Schrodinger’s Douchebag: One who makes douchebag statements, particularly sexist, racist or otherwise bigoted ones, then decides whether they were “just joking” or dead serious based on whether other people in the group approve or not.
An individual who feels powerless-frightened, unwanted, unlovable, and without worth-has an internal radar. This radar scans every room that he enters for a particular target-another individual who feels as powerless as he. When he locates such a person, he feels a sexual attraction. He is not aware of feeling powerless, frightened, unwanted, or unlovable. He feels sexually attracted. Yet something very different has been ignited within him-the need to use another person to create relief, even if only for a moment, of the pain of feeling frightened, unwanted, without worth, and the other excruciating experiences of powerlessness.
He does not realize that the person to whom he is attracted is his counterpart. He cannot see that she, also, is searching for someone to use in the same way. He cannot see the need to exploit another in himself, so he cannot see that in the other person. He has become her target in the same way she has become his. She is no more interested in him than he is in her.
If he could see clearly, he would be repulsed and so would she. It is one thing to realize that the person you are with means nothing to you, and it is another to realize that you mean nothing to the person with you. His interest in her is limited to temporary satisfaction of his craving. He cannot see that she has only the same interest in him. He is as replaceable to her as she is to him. They both use one another to feel WORTHY. This is the dynamic that lies beneath the experience of addictive sexual attraction. It is the central core of human negativity. It is as ugly to see as it is to experience.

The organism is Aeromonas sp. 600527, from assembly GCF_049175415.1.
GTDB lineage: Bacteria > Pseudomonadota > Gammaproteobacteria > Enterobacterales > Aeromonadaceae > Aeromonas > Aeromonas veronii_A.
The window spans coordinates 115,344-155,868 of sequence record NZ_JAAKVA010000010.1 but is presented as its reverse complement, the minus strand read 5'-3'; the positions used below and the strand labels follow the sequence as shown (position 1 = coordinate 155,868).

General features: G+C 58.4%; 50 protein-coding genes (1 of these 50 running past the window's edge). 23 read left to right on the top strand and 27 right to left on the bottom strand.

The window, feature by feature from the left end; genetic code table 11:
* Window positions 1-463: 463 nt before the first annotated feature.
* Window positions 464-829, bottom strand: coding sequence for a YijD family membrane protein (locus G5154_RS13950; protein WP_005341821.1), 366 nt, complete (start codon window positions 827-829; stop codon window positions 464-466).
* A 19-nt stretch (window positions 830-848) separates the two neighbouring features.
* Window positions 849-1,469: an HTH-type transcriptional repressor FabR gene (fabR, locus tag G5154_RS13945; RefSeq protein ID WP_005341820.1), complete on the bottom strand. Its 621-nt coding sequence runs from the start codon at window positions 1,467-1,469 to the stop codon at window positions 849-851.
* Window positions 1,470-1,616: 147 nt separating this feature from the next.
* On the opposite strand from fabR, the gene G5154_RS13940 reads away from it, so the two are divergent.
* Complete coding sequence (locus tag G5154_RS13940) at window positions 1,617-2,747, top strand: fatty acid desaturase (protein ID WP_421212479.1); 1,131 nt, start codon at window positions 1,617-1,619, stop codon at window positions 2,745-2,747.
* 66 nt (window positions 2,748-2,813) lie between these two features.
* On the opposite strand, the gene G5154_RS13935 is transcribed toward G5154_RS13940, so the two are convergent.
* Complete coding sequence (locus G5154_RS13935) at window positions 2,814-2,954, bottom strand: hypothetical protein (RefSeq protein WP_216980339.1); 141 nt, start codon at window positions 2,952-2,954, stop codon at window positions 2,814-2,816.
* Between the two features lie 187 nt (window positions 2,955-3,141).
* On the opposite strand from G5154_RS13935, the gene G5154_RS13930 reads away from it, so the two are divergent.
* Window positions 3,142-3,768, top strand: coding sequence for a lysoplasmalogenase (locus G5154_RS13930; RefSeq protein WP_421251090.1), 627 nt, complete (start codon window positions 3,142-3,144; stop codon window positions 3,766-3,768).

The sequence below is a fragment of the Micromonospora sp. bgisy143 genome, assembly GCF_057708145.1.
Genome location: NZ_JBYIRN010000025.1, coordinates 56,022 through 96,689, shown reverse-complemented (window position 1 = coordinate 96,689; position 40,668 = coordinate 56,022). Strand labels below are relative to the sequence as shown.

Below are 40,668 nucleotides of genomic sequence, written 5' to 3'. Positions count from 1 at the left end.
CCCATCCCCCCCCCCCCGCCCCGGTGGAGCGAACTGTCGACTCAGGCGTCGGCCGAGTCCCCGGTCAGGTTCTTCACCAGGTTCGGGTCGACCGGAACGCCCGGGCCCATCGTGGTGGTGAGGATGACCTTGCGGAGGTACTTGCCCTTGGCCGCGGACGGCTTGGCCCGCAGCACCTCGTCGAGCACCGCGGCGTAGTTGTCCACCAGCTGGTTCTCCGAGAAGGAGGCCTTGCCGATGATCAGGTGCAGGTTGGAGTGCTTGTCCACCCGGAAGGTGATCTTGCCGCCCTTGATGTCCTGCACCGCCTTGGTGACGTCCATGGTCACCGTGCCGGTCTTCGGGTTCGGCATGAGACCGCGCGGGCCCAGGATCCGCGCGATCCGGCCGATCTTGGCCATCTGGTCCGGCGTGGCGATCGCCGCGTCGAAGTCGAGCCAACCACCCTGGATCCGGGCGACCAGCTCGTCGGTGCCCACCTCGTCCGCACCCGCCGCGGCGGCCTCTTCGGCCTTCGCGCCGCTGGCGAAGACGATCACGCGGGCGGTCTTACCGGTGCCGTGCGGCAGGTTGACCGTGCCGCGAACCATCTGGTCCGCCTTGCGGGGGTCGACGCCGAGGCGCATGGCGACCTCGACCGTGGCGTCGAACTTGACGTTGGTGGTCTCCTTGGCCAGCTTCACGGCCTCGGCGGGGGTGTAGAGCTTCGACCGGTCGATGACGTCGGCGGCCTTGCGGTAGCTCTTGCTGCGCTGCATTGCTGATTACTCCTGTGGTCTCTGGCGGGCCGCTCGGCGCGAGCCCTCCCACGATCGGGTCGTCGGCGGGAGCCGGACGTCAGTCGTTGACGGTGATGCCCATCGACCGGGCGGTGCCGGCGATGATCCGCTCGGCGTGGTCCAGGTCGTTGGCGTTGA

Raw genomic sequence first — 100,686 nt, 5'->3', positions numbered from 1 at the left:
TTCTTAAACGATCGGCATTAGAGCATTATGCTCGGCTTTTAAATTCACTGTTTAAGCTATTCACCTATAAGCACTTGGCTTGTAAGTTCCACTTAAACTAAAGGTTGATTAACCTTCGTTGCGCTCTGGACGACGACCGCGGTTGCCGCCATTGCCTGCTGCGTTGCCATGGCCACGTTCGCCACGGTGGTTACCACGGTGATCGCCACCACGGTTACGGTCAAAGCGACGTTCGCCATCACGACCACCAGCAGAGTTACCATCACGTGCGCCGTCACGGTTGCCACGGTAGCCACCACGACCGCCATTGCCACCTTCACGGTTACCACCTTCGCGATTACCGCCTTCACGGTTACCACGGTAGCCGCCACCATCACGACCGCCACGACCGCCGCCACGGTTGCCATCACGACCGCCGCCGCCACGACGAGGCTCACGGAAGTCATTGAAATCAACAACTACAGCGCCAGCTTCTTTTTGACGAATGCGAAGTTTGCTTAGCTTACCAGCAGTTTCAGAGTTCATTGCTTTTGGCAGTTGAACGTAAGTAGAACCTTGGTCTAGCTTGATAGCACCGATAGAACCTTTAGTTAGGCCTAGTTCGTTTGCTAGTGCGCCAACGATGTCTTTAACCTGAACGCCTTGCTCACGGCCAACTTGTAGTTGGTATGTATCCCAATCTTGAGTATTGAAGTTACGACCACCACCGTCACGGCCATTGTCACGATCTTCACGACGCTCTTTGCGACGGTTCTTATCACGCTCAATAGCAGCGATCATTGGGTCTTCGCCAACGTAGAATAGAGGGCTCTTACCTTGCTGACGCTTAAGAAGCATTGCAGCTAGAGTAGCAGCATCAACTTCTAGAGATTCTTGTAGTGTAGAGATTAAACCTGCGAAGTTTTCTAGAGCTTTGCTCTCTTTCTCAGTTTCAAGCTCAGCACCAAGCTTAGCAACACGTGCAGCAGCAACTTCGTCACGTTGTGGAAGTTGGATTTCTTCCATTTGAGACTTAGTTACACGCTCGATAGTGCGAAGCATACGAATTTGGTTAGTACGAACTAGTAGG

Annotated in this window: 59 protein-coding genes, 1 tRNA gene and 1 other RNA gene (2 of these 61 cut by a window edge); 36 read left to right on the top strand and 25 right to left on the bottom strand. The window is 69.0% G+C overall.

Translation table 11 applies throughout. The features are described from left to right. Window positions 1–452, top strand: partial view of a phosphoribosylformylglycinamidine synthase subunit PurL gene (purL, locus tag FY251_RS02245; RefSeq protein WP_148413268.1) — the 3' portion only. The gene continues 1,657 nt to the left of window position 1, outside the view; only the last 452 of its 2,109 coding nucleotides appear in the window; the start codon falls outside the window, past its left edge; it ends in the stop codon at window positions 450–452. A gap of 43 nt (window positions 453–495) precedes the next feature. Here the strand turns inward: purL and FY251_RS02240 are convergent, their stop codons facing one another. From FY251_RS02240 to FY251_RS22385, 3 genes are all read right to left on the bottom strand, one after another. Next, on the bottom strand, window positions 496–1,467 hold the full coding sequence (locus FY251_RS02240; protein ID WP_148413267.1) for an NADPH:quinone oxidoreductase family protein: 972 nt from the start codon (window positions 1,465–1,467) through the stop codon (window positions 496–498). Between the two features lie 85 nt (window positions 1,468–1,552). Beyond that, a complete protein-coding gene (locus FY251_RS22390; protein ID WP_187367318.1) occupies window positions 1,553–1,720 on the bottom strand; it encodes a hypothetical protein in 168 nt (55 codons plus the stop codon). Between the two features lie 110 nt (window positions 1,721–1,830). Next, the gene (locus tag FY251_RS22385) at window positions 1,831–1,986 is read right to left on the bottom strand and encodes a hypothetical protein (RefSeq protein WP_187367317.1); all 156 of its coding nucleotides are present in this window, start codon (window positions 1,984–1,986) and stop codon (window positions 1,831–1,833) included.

1. Increase your awareness. The first thing to do is to recognize how much they’re interfering with your daily life, and holding you back from being happy and free.
2.Try to be specific. What is it that worries you about the situation? What is the one thing that terrifies you most?
3. What do you need? Reassurance, support, or a friend by your side? Or perhaps you need to learn and acquire new skills? Once you know what you need you can seek out that help.
4. Try journalling. Writing down your different fears can be source of release - so you don’t feel so powerless, or trapped and overwhelmed. Also, writing things down often helps clear our mind, so our thinking’s more rational and less emotional.
5. Talk to someone. It’s often very damaging to bottle things inside. So try and find a friend who you know will understand. Also, it’s hard to keep fighting when you feel you’re alone.
6. Arrange to work with a counsellor. A counsellor is trained to help you uncover the roots, and to teach you the skills that you need to cope with fear.
7. Do it afraid. By choosing to take action and face your different fears you will undermine their power, and the hold they have on you.
8. Flip the fear around. When your mind is assaulted by a sense of fear and dread – turn the situation round and imagine things going well … Then, think of how you’ll feel if you don’t give in to fear.
9. Look for a role model. We know that there are others who also live with fear – yet they refuse to give in, and they choose to push through fear. Watch and learn from their example – and do the same things, too.
10. Normalise failure. None of us is perfect, or always confident. We all make mistakes, and we all get it wrong. But trying leads to progress and change over time. Understand you’re on a journey; be patient with yourself.